“Stories of Making and Unmaking”: Deep Time and the Anthropocene in New Nature Writing
Keywords:Anthropocene, deep time, New Nature Writing, temporality, Robert Macfarlane, Kathleen Jamie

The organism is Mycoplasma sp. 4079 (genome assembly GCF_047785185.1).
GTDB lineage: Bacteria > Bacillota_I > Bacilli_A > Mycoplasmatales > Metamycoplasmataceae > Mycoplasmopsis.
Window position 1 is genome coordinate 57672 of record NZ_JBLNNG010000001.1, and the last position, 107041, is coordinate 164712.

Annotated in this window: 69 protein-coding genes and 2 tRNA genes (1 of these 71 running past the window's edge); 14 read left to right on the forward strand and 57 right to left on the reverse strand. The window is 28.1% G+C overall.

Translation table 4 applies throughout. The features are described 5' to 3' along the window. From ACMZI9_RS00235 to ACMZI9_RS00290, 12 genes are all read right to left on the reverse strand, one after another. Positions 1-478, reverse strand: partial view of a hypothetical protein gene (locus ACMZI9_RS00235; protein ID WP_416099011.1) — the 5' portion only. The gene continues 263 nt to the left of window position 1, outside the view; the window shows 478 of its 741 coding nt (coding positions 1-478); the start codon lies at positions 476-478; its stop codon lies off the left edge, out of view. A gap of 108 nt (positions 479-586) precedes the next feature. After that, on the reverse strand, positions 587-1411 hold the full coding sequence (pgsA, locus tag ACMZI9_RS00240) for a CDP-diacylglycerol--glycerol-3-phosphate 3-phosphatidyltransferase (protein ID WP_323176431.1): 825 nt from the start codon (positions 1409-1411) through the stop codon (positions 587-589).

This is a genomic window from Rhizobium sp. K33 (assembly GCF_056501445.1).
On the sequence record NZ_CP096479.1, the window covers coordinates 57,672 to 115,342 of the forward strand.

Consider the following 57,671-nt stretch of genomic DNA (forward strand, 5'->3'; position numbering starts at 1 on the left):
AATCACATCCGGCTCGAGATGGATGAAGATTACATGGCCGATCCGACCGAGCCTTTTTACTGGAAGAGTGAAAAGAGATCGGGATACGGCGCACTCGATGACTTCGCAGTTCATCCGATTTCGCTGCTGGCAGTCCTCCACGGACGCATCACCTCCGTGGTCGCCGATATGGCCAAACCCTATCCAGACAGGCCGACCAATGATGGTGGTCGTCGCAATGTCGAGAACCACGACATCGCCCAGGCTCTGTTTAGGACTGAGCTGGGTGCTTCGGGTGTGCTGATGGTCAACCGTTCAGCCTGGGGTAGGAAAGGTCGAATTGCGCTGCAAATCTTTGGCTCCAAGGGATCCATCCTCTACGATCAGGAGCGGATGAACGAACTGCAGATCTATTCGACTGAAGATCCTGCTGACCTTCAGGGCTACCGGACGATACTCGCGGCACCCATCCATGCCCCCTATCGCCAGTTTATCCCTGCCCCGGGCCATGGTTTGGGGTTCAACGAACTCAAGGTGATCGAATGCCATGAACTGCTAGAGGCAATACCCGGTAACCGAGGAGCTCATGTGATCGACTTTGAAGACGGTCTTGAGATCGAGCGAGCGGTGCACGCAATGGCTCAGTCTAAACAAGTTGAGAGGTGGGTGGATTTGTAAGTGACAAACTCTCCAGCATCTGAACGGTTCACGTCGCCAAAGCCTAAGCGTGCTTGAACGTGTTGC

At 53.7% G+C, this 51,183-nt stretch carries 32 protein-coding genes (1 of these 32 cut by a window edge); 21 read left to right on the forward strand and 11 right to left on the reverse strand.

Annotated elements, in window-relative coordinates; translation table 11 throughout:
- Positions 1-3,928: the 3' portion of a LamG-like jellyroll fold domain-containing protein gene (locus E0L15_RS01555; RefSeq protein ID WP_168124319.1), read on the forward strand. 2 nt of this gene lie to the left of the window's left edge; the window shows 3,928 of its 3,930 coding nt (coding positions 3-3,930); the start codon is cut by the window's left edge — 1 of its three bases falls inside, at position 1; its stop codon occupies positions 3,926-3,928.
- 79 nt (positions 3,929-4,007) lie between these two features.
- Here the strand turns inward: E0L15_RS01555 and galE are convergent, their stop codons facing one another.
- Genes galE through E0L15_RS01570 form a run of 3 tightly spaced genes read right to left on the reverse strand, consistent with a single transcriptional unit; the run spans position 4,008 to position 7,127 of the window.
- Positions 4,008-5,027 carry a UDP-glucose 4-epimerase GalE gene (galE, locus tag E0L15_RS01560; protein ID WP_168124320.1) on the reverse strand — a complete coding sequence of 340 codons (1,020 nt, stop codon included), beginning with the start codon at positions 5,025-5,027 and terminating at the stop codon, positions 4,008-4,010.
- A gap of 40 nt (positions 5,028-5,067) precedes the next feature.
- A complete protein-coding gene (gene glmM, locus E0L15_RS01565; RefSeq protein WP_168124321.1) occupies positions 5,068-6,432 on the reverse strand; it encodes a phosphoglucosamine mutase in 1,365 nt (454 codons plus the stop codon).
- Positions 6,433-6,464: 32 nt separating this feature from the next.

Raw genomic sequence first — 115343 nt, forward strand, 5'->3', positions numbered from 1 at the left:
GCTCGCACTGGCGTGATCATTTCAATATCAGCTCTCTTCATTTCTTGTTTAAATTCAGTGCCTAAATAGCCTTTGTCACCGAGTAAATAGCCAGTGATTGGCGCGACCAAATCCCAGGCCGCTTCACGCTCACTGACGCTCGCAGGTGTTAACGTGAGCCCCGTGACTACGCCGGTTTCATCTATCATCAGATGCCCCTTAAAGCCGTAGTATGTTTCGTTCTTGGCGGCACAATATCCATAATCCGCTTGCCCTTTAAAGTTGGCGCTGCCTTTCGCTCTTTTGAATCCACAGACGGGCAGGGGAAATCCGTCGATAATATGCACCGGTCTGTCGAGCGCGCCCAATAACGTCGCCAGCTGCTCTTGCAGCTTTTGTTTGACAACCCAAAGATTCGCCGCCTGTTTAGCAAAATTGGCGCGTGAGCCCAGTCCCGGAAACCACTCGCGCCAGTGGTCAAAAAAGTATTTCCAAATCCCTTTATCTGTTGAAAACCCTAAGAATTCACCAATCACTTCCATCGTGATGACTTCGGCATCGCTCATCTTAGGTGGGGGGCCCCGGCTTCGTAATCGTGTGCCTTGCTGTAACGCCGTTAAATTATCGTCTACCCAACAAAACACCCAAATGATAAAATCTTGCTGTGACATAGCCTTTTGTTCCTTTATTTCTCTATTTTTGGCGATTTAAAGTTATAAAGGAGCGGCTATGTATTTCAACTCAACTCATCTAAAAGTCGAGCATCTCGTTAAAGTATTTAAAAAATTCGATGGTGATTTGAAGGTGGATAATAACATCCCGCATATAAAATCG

New Nature Writing reflects many of the anxieties which are becoming increasingly prevalent in the Anthropocene, an era which necessitates temporal leaps between the present moment, the deep past, and the deep future. Coming to contextualize our impact on the planet in the Anthropocene era in such expansive, geological terms poses profound challenges to the ways we have conventionally framed our wider place on Earth. When viewed through the lens of deep time, our impact on the planet has been comparatively brief, but we are scarcely beginning to comprehend its lasting effects. While the scale of the environmental problems we have created often seems insurmountable, this chapter argues that writing which helps us to think about deep time and acclimatizes us to its vast scale can itself serve as a way for us to grapple with the immensity of the problems we face. Through a consideration of the writing of new nature writers Robert Macfarlane and Kathleen Jamie, it looks at how their engagements with deep time challenge the feelings of helplessness that the scale of the environmental crisis can sometimes burden us with. By arguing that coming to terms with the Anthropocene is to come to terms with a changing narrative we tell ourselves about our role on the planet, it considers how New Nature Writing is playing a crucial role in this narrative shift more specifically, as it explores different ways for us to reimagine our relationship with the more-than-human world in the Anthropocene era.
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